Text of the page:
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LEAHY

Lakefield Tour.

 

 

4 stars

December 6th, 2001

 
    Although the group still seems a little immature at giving concerts, what they do, they do very well. My feet were so sore after all that toe-tapping. My favorite parts inevitably involved the step dancing. Every one of the group members was terrific.

I just love Celtic dancing and music. I've loved the fiddles since I heard them on early John Mellencamp and Debbie Gibson albums. There's just something about them that makes me want to get up and dance. And by the way I loved the ceilidh that we saw in Prince Edward Island, and the Riverdance show a few years back, I'm getting my fill!

I first saw Leahy on Parliament Hill a few years back. I don't remember if it was Canada Day or six months later in the deep freeze on New Year's Eve... But I saw them there, on the stage on the front steps, and I was amazed at how they could play and dance. Their final act, where they all stop playing their instruments and take to the dance floor to step dance one by one, was incredible. Then a couple of years ago we went to see Shania Twain in concert, and Leahy opened for her. We were far enough back that we needed binoculars to see them properly, but even over the noise of an apparently uninterested crowd, they were really worth seeing. 

So when I saw that they were coming to the theatre just down the road from me, I just had to go! It turns out that they were filming a TV special for Country Music Television (CMT), so they had the lights on for the entire show. As Denise said, this was more like a house party for them. But I don't really like having the lights on in the audience; I found that it detracted from the enjoyment a little.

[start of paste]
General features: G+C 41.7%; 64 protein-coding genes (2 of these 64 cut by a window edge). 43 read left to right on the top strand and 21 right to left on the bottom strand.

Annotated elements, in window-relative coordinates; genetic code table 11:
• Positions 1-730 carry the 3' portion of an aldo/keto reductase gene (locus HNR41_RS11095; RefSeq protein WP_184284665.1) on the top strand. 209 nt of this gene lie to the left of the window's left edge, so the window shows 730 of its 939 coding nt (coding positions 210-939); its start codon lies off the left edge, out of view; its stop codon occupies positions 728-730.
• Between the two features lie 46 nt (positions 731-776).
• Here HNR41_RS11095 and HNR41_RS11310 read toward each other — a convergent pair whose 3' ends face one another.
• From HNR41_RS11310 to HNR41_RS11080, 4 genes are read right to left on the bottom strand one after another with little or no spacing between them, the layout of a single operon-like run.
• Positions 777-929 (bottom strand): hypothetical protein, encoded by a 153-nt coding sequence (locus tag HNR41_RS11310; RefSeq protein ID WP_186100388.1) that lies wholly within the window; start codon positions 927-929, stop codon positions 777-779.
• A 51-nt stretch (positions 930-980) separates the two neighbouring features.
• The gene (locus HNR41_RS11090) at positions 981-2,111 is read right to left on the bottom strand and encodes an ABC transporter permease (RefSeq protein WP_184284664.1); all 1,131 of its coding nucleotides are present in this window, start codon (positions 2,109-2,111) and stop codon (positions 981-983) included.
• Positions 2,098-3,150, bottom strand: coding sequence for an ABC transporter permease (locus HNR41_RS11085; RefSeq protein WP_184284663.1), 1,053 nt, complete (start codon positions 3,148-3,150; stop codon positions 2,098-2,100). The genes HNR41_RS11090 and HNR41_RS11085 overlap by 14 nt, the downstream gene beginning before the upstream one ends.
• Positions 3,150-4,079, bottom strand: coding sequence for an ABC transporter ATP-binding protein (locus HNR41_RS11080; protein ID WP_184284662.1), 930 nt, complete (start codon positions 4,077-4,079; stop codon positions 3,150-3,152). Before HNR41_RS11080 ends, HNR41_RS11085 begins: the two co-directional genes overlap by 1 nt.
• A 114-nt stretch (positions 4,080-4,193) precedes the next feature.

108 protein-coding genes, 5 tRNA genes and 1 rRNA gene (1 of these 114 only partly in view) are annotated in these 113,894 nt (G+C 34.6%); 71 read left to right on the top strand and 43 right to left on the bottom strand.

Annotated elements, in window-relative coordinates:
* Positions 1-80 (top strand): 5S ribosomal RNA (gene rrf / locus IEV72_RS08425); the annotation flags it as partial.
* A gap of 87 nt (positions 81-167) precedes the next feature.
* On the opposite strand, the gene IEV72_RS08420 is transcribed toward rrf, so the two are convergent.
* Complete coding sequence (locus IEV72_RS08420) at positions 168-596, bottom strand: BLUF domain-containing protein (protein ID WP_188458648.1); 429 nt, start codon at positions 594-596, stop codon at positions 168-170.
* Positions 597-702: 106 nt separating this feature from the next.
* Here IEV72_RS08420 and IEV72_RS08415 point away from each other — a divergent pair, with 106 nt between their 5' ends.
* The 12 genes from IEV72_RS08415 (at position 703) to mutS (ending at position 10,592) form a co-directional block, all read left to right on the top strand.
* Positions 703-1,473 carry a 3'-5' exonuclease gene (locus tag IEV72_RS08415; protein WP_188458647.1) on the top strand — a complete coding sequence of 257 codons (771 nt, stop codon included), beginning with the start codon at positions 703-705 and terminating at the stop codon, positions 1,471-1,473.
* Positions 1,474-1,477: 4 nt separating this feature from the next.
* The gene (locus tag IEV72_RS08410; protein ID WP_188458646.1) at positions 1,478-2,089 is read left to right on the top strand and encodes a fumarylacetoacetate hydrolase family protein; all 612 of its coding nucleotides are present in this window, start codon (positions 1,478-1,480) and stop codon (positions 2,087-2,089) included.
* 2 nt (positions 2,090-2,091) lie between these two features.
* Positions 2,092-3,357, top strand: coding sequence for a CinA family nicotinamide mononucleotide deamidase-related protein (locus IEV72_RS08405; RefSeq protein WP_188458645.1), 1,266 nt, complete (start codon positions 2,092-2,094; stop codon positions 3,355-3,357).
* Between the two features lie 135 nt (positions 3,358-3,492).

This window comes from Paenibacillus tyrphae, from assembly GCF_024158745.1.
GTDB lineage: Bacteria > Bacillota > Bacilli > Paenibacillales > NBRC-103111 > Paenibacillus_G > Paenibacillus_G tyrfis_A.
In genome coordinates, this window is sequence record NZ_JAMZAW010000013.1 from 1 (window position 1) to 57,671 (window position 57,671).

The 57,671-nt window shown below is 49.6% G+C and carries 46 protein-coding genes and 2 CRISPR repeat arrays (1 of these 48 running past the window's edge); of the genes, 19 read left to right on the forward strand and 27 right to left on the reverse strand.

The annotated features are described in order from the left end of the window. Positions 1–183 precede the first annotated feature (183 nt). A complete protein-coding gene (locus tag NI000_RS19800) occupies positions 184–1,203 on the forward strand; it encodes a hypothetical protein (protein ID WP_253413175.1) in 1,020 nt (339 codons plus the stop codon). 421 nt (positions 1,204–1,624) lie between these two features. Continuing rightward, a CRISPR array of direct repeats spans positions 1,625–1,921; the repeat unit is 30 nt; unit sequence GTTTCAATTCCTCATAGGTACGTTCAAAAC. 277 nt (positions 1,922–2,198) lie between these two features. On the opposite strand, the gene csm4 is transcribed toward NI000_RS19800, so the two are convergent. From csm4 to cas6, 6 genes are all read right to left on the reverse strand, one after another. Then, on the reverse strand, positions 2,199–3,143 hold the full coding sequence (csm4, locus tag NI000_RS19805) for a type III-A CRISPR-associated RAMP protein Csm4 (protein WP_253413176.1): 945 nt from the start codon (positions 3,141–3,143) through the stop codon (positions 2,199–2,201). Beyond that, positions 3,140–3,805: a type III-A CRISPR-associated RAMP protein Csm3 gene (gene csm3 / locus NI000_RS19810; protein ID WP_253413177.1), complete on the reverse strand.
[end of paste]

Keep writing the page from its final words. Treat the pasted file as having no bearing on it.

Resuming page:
Donnell is undoubtedly the leader of the family group. He likes to talk, too! Whenever he had to stall for the cameras (changing tapes), he would talk on and on and on... It was like being caught in the corner by the talkative relative. Denise was almost as outgoing; she would steal the microphone off Donnell and do some stalling of her own. She was giggly, and I would say is the most party-going of the family! Doug and Angus are relatively shy. They didn't say a word through the performance (not even vocals), and were content to play their fiddles, never stealing the spotlight from anybody else. The last guy in the family was Frank on drums. He also seemed content to sit in the back and hammer away, never taking spotlight and only coming out from behind the drums for the final step dancing show. Of course, I could be totally mistaken about all of this.

On the female side of the family, aside from Denise, there are Agnes, Maria, Erin and Siobheann (pronounced "shivon") on various guitars and keyboards. Erin was at the keyboard for almost the entire night, while Siobheann played bass. The girls (aside from Erin) looked so much alike that I couldn't tell who was who for a large part of the night! They are so obviously sisters, more obvious than that their brothers are related. How did they ever get all those gorgeous girls in the same family?  Personally, I thought Siobheann was the cutest!

As the concert started, I found that several of the band members seemed quite nervous or shy. From my point of view, this is a natural reaction, but I thought they would be over that by now. Very interesting. By the end of the first few songs, however, none of them looked uncomfortable or giddy, and they were obviously talking and telling jokes to each other, by the way they laughed as they approached.

One of the most endearing qualities of this band is their cohesiveness. Being all brothers and sisters (and apparently there are two other siblings who are not part of the band -do they work the farm back in the Maritimes, or are they waiting until they get old enough to join?!?) As siblings, they have a certain competitive nature. Donnell has a very specific sense of humor, very much in tune with my own (and with others I know who come originally from Montreal), and it was neat to see it at work. He would tell lightly disparaging remarks at his sisters in obvious jest, and they would return a glare at him. He is obviously the joker of the family. He also toyed with the crowd, typically reversing his position at whim. He dedicated a song to the Scots in the audience, then, after they whooped, played an Irish song. He said that when they thought of taping an audience for their TV special, they wanted a good-looking crowd -so they thought immediately of Kingston! Ha! This after we Ottawans congratulated ourselves!